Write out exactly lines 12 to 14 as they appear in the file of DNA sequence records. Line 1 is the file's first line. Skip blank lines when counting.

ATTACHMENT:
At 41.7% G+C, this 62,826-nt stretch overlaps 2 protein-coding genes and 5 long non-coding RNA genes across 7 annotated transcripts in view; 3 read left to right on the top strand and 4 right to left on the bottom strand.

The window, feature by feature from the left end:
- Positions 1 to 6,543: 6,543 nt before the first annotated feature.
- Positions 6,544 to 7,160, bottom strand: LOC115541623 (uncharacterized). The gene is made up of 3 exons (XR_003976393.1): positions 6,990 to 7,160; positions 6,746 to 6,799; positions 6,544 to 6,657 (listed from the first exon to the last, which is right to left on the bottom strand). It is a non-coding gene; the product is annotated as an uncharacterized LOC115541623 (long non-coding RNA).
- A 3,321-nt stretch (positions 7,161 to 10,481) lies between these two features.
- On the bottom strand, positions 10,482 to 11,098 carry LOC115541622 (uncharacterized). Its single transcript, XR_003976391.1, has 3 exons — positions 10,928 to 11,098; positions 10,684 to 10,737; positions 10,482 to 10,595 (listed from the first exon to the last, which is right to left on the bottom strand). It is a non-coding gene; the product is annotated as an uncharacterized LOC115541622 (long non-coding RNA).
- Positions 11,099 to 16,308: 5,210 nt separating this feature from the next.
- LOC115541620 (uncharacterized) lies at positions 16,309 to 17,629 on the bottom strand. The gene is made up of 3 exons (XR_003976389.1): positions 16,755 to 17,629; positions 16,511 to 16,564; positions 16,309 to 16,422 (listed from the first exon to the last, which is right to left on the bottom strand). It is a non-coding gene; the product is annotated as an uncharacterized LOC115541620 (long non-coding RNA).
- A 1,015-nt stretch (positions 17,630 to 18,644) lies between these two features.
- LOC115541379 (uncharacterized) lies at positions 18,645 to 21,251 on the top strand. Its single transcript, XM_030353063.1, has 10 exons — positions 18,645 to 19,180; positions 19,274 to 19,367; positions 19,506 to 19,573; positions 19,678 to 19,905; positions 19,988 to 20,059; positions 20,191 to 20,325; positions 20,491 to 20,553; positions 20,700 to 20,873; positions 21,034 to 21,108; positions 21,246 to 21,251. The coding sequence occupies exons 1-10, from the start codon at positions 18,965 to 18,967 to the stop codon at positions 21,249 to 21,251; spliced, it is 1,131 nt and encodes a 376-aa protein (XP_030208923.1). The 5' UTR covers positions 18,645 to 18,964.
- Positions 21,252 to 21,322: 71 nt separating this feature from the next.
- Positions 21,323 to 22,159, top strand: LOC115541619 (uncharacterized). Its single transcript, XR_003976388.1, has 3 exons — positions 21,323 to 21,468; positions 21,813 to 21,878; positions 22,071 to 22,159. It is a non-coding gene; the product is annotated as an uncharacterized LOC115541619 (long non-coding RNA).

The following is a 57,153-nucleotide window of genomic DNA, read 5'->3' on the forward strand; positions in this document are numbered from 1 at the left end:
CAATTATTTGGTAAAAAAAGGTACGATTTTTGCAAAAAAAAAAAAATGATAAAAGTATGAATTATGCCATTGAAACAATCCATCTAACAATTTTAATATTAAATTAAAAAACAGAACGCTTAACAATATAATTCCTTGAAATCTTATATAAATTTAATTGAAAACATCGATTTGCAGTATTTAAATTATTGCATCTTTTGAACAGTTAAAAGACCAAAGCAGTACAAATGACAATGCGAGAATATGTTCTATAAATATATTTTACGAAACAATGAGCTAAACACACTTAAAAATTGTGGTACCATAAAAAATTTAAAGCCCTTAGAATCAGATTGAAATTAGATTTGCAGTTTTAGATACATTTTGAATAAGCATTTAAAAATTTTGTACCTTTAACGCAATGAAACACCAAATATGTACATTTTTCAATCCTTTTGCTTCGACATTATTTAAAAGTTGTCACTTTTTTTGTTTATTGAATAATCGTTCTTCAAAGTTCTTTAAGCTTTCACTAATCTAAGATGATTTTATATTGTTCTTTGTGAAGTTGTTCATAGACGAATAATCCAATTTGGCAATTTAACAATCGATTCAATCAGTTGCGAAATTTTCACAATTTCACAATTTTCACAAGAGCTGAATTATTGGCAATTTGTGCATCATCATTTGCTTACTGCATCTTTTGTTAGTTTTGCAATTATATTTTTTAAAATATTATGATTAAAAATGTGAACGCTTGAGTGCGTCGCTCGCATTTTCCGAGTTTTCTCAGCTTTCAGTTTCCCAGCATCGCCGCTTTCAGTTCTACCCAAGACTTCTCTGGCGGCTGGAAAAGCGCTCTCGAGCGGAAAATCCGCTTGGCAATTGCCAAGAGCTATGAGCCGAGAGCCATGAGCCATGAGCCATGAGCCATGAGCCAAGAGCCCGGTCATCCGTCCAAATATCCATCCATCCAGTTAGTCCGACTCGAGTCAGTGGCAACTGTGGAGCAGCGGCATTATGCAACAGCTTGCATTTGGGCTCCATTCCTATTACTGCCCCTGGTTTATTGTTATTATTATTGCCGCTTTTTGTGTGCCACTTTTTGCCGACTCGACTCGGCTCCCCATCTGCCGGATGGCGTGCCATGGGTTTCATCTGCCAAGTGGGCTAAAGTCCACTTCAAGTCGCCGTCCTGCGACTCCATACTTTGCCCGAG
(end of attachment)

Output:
- Positions 21,323 to 22,159, top strand: LOC115541619 (uncharacterized). Its single transcript, XR_003976388.1, has 3 exons — positions 21,323 to 21,468; positions 21,813 to 21,878; positions 22,071 to 22,159. It is a non-coding gene; the product is annotated as an uncharacterized LOC115541619 (long non-coding RNA).

The following is a 57,153-nucleotide window of genomic DNA, read 5'->3' on the forward strand; positions in this document are numbered from 1 at the left end:
CAATTATTTGGTAAAAAAAGGTACGATTTTTGCAAAAAAAAAAAAATGATAAAAGTATGAATTATGCCATTGAAACAATCCATCTAACAATTTTAATATTAAATTAAAAAACAGAACGCTTAACAATATAATTCCTTGAAATCTTATATAAATTTAATTGAAAACATCGATTTGCAGTATTTAAATTATTGCATCTTTTGAACAGTTAAAAGACCAAAGCAGTACAAATGACAATGCGAGAATATGTTCTATAAATATATTTTACGAAACAATGAGCTAAACACACTTAAAAATTGTGGTACCATAAAAAATTTAAAGCCCTTAGAATCAGATTGAAATTAGATTTGCAGTTTTAGATACATTTTGAATAAGCATTTAAAAATTTTGTACCTTTAACGCAATGAAACACCAAATATGTACATTTTTCAATCCTTTTGCTTCGACATTATTTAAAAGTTGTCACTTTTTTTGTTTATTGAATAATCGTTCTTCAAAGTTCTTTAAGCTTTCACTAATCTAAGATGATTTTATATTGTTCTTTGTGAAGTTGTTCATAGACGAATAATCCAATTTGGCAATTTAACAATCGATTCAATCAGTTGCGAAATTTTCACAATTTCACAATTTTCACAAGAGCTGAATTATTGGCAATTTGTGCATCATCATTTGCTTACTGCATCTTTTGTTAGTTTTGCAATTATATTTTTTAAAATATTATGATTAAAAATGTGAACGCTTGAGTGCGTCGCTCGCATTTTCCGAGTTTTCTCAGCTTTCAGTTTCCCAGCATCGCCGCTTTCAGTTCTACCCAAGACTTCTCTGGCGGCTGGAAAAGCGCTCTCGAGCGGAAAATCCGCTTGGCAATTGCCAAGAGCTATGAGCCGAGAGCCATGAGCCATGAGCCATGAGCCATGAGCCAAGAGCCCGGTCATCCGTCCAAATATCCATCCATCCAGTTAGTCCGACTCGAGTCAGTGGCAACTGTGGAGCAGCGGCATTATGCAACAGCTTGCATTTGGGCTCCATTCCTATTACTGCCCCTGGTTTATTGTTATTATTATTGCCGCTTTTTGTGTGCCACTTTTTGCCGACTCGACTCGGCTCCCCATCTGCCGGATGGCGTGCCATGGGTTTCATCTGCCAAGTGGGCTAAAGTCCACTTCAAGTCGCCGTCCTGCGACTCCATACTTTGCCCGAG